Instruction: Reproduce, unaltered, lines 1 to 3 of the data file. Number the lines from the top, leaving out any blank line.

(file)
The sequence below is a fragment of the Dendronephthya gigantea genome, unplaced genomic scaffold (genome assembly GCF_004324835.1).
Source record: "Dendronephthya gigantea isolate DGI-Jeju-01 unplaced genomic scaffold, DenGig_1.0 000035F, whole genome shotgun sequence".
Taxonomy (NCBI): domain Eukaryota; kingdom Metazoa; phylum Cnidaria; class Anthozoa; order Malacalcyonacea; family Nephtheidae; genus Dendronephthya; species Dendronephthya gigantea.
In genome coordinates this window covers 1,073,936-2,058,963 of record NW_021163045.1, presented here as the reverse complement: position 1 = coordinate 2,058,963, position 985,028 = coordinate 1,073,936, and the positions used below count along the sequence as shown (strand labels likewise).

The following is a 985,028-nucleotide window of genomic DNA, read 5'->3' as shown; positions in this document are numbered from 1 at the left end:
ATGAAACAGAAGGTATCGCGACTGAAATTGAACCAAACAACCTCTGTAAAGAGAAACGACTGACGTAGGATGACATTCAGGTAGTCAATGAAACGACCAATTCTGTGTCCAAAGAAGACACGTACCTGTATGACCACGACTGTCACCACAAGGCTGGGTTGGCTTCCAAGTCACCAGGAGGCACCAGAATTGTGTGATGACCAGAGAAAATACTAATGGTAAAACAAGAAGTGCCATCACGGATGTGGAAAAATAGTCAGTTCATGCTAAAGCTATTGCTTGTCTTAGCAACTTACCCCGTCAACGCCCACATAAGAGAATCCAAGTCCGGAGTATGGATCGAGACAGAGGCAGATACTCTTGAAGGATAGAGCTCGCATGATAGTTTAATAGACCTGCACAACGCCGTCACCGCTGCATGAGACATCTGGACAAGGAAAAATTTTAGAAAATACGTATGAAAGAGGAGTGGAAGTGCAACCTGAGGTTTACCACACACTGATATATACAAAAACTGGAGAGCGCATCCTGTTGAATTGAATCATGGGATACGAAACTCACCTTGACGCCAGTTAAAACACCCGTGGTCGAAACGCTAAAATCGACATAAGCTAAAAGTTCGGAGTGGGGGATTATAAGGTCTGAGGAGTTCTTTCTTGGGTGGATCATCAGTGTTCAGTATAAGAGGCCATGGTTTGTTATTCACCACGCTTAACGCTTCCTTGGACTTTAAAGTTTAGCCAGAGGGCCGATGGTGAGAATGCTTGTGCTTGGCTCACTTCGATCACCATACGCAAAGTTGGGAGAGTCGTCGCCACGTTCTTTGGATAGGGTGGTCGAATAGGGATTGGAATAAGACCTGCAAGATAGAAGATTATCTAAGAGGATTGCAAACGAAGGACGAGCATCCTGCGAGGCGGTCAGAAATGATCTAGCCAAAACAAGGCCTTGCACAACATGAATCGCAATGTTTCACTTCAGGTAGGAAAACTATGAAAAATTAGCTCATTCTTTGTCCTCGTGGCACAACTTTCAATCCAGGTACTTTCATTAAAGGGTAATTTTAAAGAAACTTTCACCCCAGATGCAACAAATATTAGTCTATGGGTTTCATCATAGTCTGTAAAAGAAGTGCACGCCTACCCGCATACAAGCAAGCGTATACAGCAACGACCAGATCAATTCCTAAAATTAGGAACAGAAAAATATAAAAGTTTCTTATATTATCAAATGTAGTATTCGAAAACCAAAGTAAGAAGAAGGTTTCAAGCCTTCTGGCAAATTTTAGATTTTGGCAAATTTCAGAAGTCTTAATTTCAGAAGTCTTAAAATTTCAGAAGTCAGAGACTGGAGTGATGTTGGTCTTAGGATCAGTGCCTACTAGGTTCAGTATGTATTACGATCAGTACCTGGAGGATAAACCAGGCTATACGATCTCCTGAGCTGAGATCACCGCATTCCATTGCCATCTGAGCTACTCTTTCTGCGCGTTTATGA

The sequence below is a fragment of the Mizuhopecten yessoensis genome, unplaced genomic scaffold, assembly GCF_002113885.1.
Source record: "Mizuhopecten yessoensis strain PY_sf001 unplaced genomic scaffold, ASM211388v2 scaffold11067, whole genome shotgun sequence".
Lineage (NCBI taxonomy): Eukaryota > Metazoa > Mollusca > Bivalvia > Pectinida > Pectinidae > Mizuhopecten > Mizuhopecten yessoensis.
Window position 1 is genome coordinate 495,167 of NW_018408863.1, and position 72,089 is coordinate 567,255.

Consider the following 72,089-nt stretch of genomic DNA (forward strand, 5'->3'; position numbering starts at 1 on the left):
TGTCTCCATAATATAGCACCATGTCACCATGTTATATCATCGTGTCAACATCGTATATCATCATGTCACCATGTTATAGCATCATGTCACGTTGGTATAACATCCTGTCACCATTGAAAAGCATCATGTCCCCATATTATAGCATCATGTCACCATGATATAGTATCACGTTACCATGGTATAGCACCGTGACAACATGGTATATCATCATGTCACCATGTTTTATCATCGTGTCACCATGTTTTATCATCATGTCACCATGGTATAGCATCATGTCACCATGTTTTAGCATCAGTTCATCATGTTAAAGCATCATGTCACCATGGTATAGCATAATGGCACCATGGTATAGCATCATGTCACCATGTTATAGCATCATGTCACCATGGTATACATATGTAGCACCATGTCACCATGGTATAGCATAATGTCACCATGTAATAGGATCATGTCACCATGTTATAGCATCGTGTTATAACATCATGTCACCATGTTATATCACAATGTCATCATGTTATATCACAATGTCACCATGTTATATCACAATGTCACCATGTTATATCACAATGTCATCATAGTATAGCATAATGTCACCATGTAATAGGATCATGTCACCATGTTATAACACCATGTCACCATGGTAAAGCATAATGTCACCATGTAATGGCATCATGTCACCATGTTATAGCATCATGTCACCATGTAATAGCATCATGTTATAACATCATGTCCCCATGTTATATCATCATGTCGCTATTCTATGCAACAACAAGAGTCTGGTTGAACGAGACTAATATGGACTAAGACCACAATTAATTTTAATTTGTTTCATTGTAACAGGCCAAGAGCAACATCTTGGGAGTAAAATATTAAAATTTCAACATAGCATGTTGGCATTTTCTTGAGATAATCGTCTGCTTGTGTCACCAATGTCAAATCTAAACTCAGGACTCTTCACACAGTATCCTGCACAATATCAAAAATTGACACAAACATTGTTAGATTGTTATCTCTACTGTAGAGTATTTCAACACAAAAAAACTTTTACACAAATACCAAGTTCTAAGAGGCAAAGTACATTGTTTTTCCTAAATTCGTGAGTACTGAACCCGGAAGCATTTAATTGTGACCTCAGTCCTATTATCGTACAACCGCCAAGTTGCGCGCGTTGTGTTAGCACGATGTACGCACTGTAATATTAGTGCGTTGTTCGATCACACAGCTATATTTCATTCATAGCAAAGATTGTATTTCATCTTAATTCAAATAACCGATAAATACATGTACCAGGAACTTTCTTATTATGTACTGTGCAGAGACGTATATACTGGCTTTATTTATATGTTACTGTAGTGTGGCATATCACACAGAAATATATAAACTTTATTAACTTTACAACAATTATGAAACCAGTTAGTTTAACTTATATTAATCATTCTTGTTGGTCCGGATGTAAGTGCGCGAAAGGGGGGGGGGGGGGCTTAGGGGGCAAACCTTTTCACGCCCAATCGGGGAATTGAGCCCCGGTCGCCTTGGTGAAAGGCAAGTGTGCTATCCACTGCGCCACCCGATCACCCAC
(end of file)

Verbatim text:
The sequence below is a fragment of the Dendronephthya gigantea genome, unplaced genomic scaffold (genome assembly GCF_004324835.1).
Source record: "Dendronephthya gigantea isolate DGI-Jeju-01 unplaced genomic scaffold, DenGig_1.0 000035F, whole genome shotgun sequence".
Taxonomy (NCBI): domain Eukaryota; kingdom Metazoa; phylum Cnidaria; class Anthozoa; order Malacalcyonacea; family Nephtheidae; genus Dendronephthya; species Dendronephthya gigantea.